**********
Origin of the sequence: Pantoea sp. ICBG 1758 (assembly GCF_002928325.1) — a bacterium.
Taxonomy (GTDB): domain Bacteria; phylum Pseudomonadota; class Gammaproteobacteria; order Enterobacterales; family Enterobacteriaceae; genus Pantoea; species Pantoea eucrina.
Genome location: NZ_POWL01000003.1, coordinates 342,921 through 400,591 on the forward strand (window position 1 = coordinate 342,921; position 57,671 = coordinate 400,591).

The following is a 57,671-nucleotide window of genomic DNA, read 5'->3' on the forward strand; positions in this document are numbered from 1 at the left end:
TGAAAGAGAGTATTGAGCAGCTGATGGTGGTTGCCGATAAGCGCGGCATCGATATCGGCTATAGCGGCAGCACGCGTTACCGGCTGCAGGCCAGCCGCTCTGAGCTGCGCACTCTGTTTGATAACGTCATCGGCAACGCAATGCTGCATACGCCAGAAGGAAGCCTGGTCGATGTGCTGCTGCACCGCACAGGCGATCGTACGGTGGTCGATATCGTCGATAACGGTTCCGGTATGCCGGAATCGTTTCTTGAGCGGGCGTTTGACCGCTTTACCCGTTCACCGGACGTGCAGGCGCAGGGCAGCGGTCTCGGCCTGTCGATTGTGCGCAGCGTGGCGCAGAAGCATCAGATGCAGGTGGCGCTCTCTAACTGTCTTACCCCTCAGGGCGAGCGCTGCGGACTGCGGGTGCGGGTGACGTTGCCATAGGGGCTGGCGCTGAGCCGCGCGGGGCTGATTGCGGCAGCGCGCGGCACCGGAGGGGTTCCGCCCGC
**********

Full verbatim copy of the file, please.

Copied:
Origin of the sequence: Pantoea sp. ICBG 1758 (assembly GCF_002928325.1) — a bacterium.
Taxonomy (GTDB): domain Bacteria; phylum Pseudomonadota; class Gammaproteobacteria; order Enterobacterales; family Enterobacteriaceae; genus Pantoea; species Pantoea eucrina.
Genome location: NZ_POWL01000003.1, coordinates 342,921 through 400,591 on the forward strand (window position 1 = coordinate 342,921; position 57,671 = coordinate 400,591).

The following is a 57,671-nucleotide window of genomic DNA, read 5'->3' on the forward strand; positions in this document are numbered from 1 at the left end:
TGAAAGAGAGTATTGAGCAGCTGATGGTGGTTGCCGATAAGCGCGGCATCGATATCGGCTATAGCGGCAGCACGCGTTACCGGCTGCAGGCCAGCCGCTCTGAGCTGCGCACTCTGTTTGATAACGTCATCGGCAACGCAATGCTGCATACGCCAGAAGGAAGCCTGGTCGATGTGCTGCTGCACCGCACAGGCGATCGTACGGTGGTCGATATCGTCGATAACGGTTCCGGTATGCCGGAATCGTTTCTTGAGCGGGCGTTTGACCGCTTTACCCGTTCACCGGACGTGCAGGCGCAGGGCAGCGGTCTCGGCCTGTCGATTGTGCGCAGCGTGGCGCAGAAGCATCAGATGCAGGTGGCGCTCTCTAACTGTCTTACCCCTCAGGGCGAGCGCTGCGGACTGCGGGTGCGGGTGACGTTGCCATAGGGGCTGGCGCTGAGCCGCGCGGGGCTGATTGCGGCAGCGCGCGGCACCGGAGGGGTTCCGCCCGC